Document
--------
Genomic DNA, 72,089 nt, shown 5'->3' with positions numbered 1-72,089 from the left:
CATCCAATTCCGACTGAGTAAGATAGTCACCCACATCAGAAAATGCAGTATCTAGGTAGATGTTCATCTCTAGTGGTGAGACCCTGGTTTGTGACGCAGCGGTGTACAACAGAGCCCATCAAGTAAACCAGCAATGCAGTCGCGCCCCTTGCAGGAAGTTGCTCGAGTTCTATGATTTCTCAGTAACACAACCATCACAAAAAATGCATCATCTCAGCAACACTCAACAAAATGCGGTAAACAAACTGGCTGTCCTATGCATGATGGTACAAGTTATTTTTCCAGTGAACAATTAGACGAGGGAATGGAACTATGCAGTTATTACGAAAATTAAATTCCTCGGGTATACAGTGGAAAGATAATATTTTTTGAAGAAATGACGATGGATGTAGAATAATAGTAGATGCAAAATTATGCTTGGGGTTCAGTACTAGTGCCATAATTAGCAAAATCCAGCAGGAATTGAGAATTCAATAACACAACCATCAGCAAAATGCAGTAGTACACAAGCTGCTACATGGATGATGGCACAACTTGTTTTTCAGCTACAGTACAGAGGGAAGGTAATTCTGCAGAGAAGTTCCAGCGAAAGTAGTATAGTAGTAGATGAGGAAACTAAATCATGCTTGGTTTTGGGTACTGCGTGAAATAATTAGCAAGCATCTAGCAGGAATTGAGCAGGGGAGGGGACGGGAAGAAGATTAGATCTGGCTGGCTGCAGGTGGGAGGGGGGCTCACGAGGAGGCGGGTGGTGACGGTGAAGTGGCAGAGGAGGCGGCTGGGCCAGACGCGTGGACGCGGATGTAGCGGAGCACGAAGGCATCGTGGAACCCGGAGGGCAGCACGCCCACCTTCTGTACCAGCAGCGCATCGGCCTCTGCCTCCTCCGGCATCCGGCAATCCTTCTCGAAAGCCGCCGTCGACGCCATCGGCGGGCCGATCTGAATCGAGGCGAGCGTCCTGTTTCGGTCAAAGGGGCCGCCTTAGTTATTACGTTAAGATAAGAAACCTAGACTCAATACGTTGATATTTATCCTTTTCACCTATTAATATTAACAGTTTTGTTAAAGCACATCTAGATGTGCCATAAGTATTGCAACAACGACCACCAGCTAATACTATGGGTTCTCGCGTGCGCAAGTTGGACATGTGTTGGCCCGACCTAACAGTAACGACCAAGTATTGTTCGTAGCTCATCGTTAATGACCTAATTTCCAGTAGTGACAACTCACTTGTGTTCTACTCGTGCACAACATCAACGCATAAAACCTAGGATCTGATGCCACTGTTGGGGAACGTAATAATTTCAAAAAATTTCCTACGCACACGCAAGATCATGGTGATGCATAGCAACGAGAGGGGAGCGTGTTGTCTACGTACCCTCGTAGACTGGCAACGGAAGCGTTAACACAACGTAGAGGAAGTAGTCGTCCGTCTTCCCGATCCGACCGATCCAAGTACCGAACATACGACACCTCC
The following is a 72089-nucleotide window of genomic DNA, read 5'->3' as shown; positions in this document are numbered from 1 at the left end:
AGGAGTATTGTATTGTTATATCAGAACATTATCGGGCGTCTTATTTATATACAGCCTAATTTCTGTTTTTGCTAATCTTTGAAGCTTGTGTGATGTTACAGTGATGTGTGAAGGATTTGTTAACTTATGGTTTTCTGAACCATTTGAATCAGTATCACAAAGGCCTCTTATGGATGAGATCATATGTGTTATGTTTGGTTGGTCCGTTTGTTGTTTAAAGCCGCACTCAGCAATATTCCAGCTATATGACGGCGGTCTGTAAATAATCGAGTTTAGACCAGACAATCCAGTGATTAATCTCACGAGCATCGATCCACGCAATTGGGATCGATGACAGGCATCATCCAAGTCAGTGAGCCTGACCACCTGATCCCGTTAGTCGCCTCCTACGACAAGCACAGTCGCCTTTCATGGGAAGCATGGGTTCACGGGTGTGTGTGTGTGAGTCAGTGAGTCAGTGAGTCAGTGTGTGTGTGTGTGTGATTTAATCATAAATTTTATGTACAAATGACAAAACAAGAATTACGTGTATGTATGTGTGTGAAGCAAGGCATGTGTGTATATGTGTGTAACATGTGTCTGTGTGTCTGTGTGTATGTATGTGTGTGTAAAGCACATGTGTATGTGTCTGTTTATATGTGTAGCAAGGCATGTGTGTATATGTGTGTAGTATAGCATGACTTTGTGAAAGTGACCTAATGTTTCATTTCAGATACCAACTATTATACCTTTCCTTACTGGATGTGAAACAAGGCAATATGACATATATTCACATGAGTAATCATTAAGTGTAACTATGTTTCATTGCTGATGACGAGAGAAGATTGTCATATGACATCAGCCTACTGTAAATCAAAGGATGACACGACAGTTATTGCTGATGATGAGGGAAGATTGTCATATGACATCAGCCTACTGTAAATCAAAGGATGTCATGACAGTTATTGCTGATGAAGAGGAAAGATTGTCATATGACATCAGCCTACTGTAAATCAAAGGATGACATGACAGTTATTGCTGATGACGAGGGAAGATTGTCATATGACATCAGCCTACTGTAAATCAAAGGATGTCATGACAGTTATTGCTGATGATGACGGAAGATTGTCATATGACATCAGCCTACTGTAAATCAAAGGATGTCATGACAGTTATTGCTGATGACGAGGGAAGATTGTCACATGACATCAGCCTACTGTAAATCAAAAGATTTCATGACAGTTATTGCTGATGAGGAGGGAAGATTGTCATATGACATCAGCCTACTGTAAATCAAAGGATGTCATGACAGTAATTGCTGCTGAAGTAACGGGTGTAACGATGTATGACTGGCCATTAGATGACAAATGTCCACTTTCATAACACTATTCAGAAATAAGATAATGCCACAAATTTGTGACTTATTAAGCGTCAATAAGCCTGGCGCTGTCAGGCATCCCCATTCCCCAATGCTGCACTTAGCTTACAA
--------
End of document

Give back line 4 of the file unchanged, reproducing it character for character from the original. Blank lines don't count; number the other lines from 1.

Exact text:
AGGAGTATTGTATTGTTATATCAGAACATTATCGGGCGTCTTATTTATATACAGCCTAATTTCTGTTTTTGCTAATCTTTGAAGCTTGTGTGATGTTACAGTGATGTGTGAAGGATTTGTTAACTTATGGTTTTCTGAACCATTTGAATCAGTATCACAAAGGCCTCTTATGGATGAGATCATATGTGTTATGTTTGGTTGGTCCGTTTGTTGTTTAAAGCCGCACTCAGCAATATTCCAGCTATATGACGGCGGTCTGTAAATAATCGAGTTTAGACCAGACAATCCAGTGATTAATCTCACGAGCATCGATCCACGCAATTGGGATCGATGACAGGCATCATCCAAGTCAGTGAGCCTGACCACCTGATCCCGTTAGTCGCCTCCTACGACAAGCACAGTCGCCTTTCATGGGAAGCATGGGTTCACGGGTGTGTGTGTGTGAGTCAGTGAGTCAGTGAGTCAGTGTGTGTGTGTGTGTGATTTAATCATAAATTTTATGTACAAATGACAAAACAAGAATTACGTGTATGTATGTGTGTGAAGCAAGGCATGTGTGTATATGTGTGTAACATGTGTCTGTGTGTCTGTGTGTATGTATGTGTGTGTAAAGCACATGTGTATGTGTCTGTTTATATGTGTAGCAAGGCATGTGTGTATATGTGTGTAGTATAGCATGACTTTGTGAAAGTGACCTAATGTTTCATTTCAGATACCAACTATTATACCTTTCCTTACTGGATGTGAAACAAGGCAATATGACATATATTCACATGAGTAATCATTAAGTGTAACTATGTTTCATTGCTGATGACGAGAGAAGATTGTCATATGACATCAGCCTACTGTAAATCAAAGGATGACACGACAGTTATTGCTGATGATGAGGGAAGATTGTCATATGACATCAGCCTACTGTAAATCAAAGGATGTCATGACAGTTATTGCTGATGAAGAGGAAAGATTGTCATATGACATCAGCCTACTGTAAATCAAAGGATGACATGACAGTTATTGCTGATGACGAGGGAAGATTGTCATATGACATCAGCCTACTGTAAATCAAAGGATGTCATGACAGTTATTGCTGATGATGACGGAAGATTGTCATATGACATCAGCCTACTGTAAATCAAAGGATGTCATGACAGTTATTGCTGATGACGAGGGAAGATTGTCACATGACATCAGCCTACTGTAAATCAAAAGATTTCATGACAGTTATTGCTGATGAGGAGGGAAGATTGTCATATGACATCAGCCTACTGTAAATCAAAGGATGTCATGACAGTAATTGCTGCTGAAGTAACGGGTGTAACGATGTATGACTGGCCATTAGATGACAAATGTCCACTTTCATAACACTATTCAGAAATAAGATAATGCCACAAATTTGTGACTTATTAAGCGTCAATAAGCCTGGCGCTGTCAGGCATCCCCATTCCCCAATGCTGCACTTAGCTTACAA